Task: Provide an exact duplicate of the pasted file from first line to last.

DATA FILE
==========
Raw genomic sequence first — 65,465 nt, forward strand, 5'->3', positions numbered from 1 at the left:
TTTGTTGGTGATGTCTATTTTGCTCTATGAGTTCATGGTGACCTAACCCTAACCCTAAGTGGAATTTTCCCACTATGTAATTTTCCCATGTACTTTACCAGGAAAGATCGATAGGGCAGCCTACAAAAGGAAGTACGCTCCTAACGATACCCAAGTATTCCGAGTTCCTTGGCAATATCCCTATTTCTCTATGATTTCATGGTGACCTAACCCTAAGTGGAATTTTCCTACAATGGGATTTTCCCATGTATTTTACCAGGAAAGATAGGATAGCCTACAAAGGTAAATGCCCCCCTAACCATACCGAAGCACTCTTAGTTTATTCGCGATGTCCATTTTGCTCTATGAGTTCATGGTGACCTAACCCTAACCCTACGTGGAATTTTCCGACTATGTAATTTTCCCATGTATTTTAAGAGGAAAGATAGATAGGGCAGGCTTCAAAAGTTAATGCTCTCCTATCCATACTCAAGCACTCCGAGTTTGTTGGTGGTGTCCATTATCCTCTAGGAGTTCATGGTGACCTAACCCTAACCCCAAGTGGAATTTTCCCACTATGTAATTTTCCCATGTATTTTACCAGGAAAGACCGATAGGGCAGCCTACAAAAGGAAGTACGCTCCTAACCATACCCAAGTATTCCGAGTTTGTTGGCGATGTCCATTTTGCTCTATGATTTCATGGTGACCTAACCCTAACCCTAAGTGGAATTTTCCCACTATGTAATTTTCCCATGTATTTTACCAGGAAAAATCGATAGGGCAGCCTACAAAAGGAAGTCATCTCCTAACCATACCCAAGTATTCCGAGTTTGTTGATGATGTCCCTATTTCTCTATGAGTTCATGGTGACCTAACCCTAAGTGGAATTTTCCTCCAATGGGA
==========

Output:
Raw genomic sequence first — 65,465 nt, forward strand, 5'->3', positions numbered from 1 at the left:
TTTGTTGGTGATGTCTATTTTGCTCTATGAGTTCATGGTGACCTAACCCTAACCCTAAGTGGAATTTTCCCACTATGTAATTTTCCCATGTACTTTACCAGGAAAGATCGATAGGGCAGCCTACAAAAGGAAGTACGCTCCTAACGATACCCAAGTATTCCGAGTTCCTTGGCAATATCCCTATTTCTCTATGATTTCATGGTGACCTAACCCTAAGTGGAATTTTCCTACAATGGGATTTTCCCATGTATTTTACCAGGAAAGATAGGATAGCCTACAAAGGTAAATGCCCCCCTAACCATACCGAAGCACTCTTAGTTTATTCGCGATGTCCATTTTGCTCTATGAGTTCATGGTGACCTAACCCTAACCCTACGTGGAATTTTCCGACTATGTAATTTTCCCATGTATTTTAAGAGGAAAGATAGATAGGGCAGGCTTCAAAAGTTAATGCTCTCCTATCCATACTCAAGCACTCCGAGTTTGTTGGTGGTGTCCATTATCCTCTAGGAGTTCATGGTGACCTAACCCTAACCCCAAGTGGAATTTTCCCACTATGTAATTTTCCCATGTATTTTACCAGGAAAGACCGATAGGGCAGCCTACAAAAGGAAGTACGCTCCTAACCATACCCAAGTATTCCGAGTTTGTTGGCGATGTCCATTTTGCTCTATGATTTCATGGTGACCTAACCCTAACCCTAAGTGGAATTTTCCCACTATGTAATTTTCCCATGTATTTTACCAGGAAAAATCGATAGGGCAGCCTACAAAAGGAAGTCATCTCCTAACCATACCCAAGTATTCCGAGTTTGTTGATGATGTCCCTATTTCTCTATGAGTTCATGGTGACCTAACCCTAAGTGGAATTTTCCTCCAATGGGA